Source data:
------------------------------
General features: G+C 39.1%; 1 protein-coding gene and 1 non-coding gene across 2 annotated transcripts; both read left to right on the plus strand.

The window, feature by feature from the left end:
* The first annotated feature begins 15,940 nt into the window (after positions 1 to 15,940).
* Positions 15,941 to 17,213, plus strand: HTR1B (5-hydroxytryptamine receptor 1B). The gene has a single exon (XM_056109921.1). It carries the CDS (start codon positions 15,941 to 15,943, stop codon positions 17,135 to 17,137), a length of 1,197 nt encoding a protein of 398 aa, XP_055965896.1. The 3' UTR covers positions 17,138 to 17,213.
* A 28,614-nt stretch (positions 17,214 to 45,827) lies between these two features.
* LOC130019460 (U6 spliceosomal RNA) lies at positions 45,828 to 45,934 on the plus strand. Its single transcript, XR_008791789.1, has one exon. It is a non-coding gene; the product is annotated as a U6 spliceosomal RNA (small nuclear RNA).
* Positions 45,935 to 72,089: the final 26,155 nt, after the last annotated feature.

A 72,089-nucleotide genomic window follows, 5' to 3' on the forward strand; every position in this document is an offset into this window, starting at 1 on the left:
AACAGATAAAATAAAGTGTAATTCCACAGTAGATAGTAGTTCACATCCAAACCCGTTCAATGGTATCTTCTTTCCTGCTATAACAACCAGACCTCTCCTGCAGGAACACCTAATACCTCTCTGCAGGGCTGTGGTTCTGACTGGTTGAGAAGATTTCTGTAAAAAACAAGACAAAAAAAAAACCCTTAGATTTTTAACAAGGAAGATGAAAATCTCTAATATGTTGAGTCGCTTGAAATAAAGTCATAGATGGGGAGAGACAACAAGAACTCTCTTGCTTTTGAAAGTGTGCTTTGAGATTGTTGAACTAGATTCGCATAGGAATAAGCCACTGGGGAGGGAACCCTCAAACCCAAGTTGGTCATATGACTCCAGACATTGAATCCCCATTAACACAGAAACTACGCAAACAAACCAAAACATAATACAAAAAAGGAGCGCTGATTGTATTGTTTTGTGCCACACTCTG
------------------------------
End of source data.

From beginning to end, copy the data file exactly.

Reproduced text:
General features: G+C 39.1%; 1 protein-coding gene and 1 non-coding gene across 2 annotated transcripts; both read left to right on the plus strand.

The window, feature by feature from the left end:
* The first annotated feature begins 15,940 nt into the window (after positions 1 to 15,940).
* Positions 15,941 to 17,213, plus strand: HTR1B (5-hydroxytryptamine receptor 1B). The gene has a single exon (XM_056109921.1). It carries the CDS (start codon positions 15,941 to 15,943, stop codon positions 17,135 to 17,137), a length of 1,197 nt encoding a protein of 398 aa, XP_055965896.1. The 3' UTR covers positions 17,138 to 17,213.
* A 28,614-nt stretch (positions 17,214 to 45,827) lies between these two features.
* LOC130019460 (U6 spliceosomal RNA) lies at positions 45,828 to 45,934 on the plus strand. Its single transcript, XR_008791789.1, has one exon. It is a non-coding gene; the product is annotated as a U6 spliceosomal RNA (small nuclear RNA).
* Positions 45,935 to 72,089: the final 26,155 nt, after the last annotated feature.

A 72,089-nucleotide genomic window follows, 5' to 3' on the forward strand; every position in this document is an offset into this window, starting at 1 on the left:
AACAGATAAAATAAAGTGTAATTCCACAGTAGATAGTAGTTCACATCCAAACCCGTTCAATGGTATCTTCTTTCCTGCTATAACAACCAGACCTCTCCTGCAGGAACACCTAATACCTCTCTGCAGGGCTGTGGTTCTGACTGGTTGAGAAGATTTCTGTAAAAAACAAGACAAAAAAAAAACCCTTAGATTTTTAACAAGGAAGATGAAAATCTCTAATATGTTGAGTCGCTTGAAATAAAGTCATAGATGGGGAGAGACAACAAGAACTCTCTTGCTTTTGAAAGTGTGCTTTGAGATTGTTGAACTAGATTCGCATAGGAATAAGCCACTGGGGAGGGAACCCTCAAACCCAAGTTGGTCATATGACTCCAGACATTGAATCCCCATTAACACAGAAACTACGCAAACAAACCAAAACATAATACAAAAAAGGAGCGCTGATTGTATTGTTTTGTGCCACACTCTG